I’m nervous to put this out there:
I have an autoimmune disease.
I’ve written about it before, but not in about a year. I’ve had symptoms that match lupus and rheumetoid arthritis, but conflicting blood work. My current diagnosis is: atypical rheumatic disorder.
It costs about $600 to be told that. It means nothing.
I have tried acupuncture, massage, cupping, diets, fasting, exercise, medicine, salt-water soaks, prayer and willpower to rid myself of my symptoms. It is hard to know what works, because the nature of autoimmune diseases is that they flare and remit. That means if I make a change and feel better, the change might have made a difference or it might just be a time in between flares. Needless to say that makes it extremely frustrating to endure and difficult to treat.
For a while I thought I had it under control. I loosely followed an anti-inflammatory diet and had strong exercise and sleep routines. Regular salt-water soaks reduced my pain significantly. At the end of last summer, a flare burst in my body and I never fully recovered. For me flares mean chronic pain, exhaustion and pronounced arthritic symptoms. My body feels heavy, like all the trace metals in it are suddenly magnetized and pulling me down towards the Earth’s core. It is hard to find motivation to do anything more than the absolute necessary work of each day.
I haven’t felt like myself in nine months.
I haven’t felt good in nine months.
Not even for a moment.
Recently, a new symptom popped up: a topical allergic reaction to nightshade vegetables. Nightshade vegetables are a class of vegetables which contain a compound called solanine, which triggers inflammation in many people. The most common nightshades are eggplant, potatoes, ground cherries, peppers and most regrettably, tomatoes. There is a strong link between arthritis and nightshades. I gave them up for a short period last year, but didn’t notice a change, so I added them back. This last week, my hands have blistered, calloused and cracked just by touching them. Even after touching them for one minute and washing my hands with soap, they continued to sting for an hour afterwards. The flare that never quite ended started at the end of summer, also known as, tomato season.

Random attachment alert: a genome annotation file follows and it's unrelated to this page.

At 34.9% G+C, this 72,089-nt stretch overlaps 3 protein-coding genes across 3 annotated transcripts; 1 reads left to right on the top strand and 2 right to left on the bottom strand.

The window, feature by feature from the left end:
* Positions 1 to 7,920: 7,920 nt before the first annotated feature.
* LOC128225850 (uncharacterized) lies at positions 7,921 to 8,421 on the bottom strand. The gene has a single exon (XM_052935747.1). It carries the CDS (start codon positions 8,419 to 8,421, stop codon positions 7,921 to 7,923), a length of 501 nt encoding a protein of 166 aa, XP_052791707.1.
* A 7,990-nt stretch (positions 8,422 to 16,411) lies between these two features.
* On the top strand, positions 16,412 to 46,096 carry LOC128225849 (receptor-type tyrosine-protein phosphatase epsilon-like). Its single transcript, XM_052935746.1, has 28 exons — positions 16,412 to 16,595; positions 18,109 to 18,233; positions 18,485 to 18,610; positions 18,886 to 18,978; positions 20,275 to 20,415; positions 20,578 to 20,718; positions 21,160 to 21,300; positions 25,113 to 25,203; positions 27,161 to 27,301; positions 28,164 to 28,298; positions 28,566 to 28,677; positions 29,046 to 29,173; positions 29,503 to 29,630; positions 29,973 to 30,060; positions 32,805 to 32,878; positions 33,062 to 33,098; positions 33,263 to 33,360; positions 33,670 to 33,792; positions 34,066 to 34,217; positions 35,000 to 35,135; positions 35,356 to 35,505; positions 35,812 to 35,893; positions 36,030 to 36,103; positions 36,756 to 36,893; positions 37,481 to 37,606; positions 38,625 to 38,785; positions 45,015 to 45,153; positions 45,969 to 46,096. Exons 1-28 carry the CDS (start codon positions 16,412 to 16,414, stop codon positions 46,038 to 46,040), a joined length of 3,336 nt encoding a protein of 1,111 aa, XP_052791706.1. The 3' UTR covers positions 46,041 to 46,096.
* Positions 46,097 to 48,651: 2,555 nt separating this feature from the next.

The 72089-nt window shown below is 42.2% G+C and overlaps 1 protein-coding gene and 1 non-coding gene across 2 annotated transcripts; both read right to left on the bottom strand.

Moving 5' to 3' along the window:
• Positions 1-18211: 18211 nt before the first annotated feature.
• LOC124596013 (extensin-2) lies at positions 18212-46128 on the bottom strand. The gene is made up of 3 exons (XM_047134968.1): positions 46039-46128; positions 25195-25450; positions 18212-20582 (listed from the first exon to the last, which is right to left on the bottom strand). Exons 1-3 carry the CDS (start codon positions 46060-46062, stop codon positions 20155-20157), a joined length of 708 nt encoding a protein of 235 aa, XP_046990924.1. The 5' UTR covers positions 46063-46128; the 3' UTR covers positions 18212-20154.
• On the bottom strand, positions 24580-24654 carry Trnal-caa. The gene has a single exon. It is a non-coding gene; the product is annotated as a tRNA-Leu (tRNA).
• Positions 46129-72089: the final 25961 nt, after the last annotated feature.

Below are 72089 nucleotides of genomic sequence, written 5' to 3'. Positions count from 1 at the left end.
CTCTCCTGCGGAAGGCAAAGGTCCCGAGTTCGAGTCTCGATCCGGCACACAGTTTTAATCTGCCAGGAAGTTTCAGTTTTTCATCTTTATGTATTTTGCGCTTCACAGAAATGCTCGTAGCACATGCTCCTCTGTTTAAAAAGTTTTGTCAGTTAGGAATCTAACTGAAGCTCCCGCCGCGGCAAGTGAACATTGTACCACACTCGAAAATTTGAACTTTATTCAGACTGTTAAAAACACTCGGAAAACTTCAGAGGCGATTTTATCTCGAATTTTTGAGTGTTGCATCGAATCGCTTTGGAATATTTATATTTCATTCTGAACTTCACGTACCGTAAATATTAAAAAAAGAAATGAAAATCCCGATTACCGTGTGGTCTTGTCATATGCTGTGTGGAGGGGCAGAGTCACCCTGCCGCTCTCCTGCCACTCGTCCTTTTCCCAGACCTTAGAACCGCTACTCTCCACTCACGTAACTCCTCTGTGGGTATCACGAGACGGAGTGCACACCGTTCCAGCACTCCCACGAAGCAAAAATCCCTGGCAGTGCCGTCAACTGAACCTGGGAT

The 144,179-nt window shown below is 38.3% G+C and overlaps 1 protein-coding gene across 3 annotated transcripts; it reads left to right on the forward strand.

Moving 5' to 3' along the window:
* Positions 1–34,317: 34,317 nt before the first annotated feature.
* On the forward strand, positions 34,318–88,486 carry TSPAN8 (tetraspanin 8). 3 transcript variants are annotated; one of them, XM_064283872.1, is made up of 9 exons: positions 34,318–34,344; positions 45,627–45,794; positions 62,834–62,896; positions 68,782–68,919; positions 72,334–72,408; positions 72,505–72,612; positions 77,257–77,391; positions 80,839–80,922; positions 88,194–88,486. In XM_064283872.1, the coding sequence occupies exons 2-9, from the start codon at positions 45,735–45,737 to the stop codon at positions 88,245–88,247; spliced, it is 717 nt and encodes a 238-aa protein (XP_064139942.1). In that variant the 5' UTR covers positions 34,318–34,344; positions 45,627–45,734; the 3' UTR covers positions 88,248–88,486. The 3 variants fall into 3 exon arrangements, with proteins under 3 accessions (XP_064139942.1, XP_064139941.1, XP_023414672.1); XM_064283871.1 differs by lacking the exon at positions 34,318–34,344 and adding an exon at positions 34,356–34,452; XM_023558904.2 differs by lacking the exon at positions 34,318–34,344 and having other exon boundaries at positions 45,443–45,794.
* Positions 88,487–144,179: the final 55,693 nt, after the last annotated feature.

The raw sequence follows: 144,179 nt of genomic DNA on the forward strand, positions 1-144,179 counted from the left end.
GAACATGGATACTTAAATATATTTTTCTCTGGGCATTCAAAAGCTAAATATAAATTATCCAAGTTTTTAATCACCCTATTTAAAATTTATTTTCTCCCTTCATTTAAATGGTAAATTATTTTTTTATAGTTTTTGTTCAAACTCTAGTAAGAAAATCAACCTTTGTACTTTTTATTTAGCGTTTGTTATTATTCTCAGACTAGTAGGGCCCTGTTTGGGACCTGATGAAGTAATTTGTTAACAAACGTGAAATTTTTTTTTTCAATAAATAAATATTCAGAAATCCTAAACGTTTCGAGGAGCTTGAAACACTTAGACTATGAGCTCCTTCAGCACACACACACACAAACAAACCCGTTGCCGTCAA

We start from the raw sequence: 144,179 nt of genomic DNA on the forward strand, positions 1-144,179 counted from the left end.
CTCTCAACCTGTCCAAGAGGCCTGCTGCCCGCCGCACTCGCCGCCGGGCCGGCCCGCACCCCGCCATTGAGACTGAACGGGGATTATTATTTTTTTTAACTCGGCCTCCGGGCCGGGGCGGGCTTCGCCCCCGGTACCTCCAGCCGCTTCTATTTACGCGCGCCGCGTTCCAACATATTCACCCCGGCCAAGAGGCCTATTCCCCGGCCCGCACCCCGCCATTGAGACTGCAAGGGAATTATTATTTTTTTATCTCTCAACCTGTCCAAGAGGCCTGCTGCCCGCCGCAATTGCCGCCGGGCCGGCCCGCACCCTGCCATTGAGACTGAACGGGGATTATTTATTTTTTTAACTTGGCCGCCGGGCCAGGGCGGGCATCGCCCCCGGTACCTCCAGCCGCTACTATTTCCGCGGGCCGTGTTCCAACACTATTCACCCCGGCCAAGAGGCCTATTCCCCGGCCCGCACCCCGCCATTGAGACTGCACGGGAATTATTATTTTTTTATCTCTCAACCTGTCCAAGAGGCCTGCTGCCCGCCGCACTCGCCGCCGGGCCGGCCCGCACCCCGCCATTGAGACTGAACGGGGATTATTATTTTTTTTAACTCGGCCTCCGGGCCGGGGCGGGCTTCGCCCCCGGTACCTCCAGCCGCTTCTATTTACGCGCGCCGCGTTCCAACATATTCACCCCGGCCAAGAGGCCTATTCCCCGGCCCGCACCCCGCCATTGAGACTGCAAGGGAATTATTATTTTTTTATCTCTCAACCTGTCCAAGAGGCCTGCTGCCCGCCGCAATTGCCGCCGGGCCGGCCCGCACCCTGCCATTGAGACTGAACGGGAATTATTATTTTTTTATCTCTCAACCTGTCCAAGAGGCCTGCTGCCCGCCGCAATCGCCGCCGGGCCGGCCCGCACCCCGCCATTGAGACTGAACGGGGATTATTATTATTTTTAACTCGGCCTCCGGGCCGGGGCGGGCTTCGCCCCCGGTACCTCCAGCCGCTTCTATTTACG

If nightshades cause this strong a reaction to the briefest contact with my skin, what might they be doing inside my body?
I’ve done a bit more research and I learned that it takes one to four months without nightshades to notice a difference. I did not eliminate them for that long before and I wasn’t careful about hidden sources, so it’s worth a shot. As a foodie, the thought of life without tomatoes breaks my heart. As a person with an autoimmune disease, the thought of life without pain elates my spirit.
I live on baited breath.
I am about to embark on a detox program in hopes that I will come out of it healed. I will begin with a juice fast, followed by a raw food diet with a slow integration of other anti-inflammatory foods. I will compliment this with daily cardio and a detoxifying yoga routine. Salt has been extremely effective for pain relief, so I will use it daily as well as massage.
In the past I shared a weightloss diary with my readers, but I ended up feeling stressed about not getting my desired results, especially when flares interfered with my ability to push myself. I hesitate to broadcast any diet or self-improvement plan, because I don’t want to repeat that experience. But this is the truth of my life. I have not been able to follow through with many ideas I have for mamaguru.com because of this pain. I also know that autoimmune disorders are on a rapid rise and those of us suffering from them need answers and support. I hope this detox ends with a healthier, happier me, but if it does not, that’s valuable information too.
I have one more tomato-based recipe to share later next week, but then it’s back to the kitchen to get my creative juices flowing. I hope to learn some fabulous new recipes and cooking techniques as I wean my cuisine from tomato dependence. As daunting as this detox seems, I’m also exhilarated by the motivation to broaden my cooking skills and the fingers-crossed hope that I just may wind up healing myself.
Please wish me luck, keep me in prayers and send wonderful recipes my way. I’ll update you about my progress periodically.